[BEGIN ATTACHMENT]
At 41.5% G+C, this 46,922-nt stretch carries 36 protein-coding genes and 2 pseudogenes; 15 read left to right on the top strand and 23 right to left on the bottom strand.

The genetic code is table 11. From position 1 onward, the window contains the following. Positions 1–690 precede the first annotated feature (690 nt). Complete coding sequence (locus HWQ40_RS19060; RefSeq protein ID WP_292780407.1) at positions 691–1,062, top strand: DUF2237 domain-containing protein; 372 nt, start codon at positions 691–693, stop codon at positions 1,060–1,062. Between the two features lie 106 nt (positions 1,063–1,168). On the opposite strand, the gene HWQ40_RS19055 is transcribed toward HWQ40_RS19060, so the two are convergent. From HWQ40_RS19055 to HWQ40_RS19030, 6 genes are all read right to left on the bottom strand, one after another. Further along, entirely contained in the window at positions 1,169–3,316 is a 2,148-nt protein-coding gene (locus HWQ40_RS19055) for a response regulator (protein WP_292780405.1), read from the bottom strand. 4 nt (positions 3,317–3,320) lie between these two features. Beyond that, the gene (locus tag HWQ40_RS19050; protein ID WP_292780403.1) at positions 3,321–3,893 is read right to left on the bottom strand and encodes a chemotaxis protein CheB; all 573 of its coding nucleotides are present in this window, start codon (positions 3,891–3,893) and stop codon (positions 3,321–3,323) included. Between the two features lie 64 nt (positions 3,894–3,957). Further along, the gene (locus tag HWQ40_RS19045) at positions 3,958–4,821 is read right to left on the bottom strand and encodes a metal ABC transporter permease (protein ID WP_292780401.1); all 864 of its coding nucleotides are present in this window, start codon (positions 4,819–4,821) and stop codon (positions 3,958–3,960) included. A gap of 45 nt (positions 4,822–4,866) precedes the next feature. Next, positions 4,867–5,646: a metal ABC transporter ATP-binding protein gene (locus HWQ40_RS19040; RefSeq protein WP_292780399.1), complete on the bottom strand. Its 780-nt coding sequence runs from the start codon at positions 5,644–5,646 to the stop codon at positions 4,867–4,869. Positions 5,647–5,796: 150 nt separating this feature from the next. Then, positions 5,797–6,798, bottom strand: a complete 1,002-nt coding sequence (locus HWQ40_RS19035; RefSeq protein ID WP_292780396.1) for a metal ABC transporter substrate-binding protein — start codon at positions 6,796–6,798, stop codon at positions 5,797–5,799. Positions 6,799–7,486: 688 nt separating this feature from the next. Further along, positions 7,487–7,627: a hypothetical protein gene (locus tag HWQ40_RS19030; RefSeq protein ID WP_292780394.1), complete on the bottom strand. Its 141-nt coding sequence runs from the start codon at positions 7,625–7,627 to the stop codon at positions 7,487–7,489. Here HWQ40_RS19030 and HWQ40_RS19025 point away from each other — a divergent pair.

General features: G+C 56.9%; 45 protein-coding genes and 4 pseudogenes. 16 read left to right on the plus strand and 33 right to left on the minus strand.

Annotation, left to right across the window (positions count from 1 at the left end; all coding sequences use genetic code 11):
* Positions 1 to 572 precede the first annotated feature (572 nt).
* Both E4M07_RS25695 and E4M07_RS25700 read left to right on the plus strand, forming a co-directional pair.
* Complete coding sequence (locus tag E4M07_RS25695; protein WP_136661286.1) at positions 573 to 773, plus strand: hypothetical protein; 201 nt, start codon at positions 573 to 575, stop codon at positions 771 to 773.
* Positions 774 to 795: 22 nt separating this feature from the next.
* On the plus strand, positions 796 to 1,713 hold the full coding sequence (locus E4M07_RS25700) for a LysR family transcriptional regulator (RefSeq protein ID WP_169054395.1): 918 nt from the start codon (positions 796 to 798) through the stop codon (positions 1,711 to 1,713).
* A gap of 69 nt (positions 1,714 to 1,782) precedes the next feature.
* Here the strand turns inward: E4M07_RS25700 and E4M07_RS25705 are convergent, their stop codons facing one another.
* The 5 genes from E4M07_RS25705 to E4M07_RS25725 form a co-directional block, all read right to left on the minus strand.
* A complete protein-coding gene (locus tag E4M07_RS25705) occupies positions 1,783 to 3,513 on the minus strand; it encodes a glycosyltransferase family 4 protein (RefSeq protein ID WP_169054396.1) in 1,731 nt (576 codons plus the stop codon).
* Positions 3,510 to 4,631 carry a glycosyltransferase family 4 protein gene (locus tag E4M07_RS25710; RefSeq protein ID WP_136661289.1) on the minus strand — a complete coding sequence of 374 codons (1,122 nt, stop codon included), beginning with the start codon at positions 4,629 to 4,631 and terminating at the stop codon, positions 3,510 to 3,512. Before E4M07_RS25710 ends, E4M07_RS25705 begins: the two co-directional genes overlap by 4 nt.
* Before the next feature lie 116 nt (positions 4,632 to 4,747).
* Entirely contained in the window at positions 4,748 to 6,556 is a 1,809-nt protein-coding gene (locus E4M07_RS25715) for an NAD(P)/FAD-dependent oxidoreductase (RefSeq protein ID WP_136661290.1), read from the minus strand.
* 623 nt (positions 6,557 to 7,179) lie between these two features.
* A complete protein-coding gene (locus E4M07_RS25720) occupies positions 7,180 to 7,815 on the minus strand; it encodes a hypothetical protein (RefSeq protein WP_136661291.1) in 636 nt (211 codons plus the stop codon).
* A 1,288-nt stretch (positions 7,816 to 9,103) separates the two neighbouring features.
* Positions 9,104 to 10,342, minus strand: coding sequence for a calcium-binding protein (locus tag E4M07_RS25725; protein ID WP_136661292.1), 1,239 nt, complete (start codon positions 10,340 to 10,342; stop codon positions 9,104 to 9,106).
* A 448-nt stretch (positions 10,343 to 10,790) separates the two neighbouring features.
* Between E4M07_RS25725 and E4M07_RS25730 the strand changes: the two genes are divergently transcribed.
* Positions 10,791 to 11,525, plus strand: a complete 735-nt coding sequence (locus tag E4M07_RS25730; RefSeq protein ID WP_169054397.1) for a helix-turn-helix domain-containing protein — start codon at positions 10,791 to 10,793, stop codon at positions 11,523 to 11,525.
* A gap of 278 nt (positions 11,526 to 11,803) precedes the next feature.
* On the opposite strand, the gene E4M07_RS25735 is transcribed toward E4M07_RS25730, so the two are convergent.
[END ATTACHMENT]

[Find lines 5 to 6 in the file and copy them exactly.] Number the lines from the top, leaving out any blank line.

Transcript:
* Positions 1 to 572 precede the first annotated feature (572 nt).
* Both E4M07_RS25695 and E4M07_RS25700 read left to right on the plus strand, forming a co-directional pair.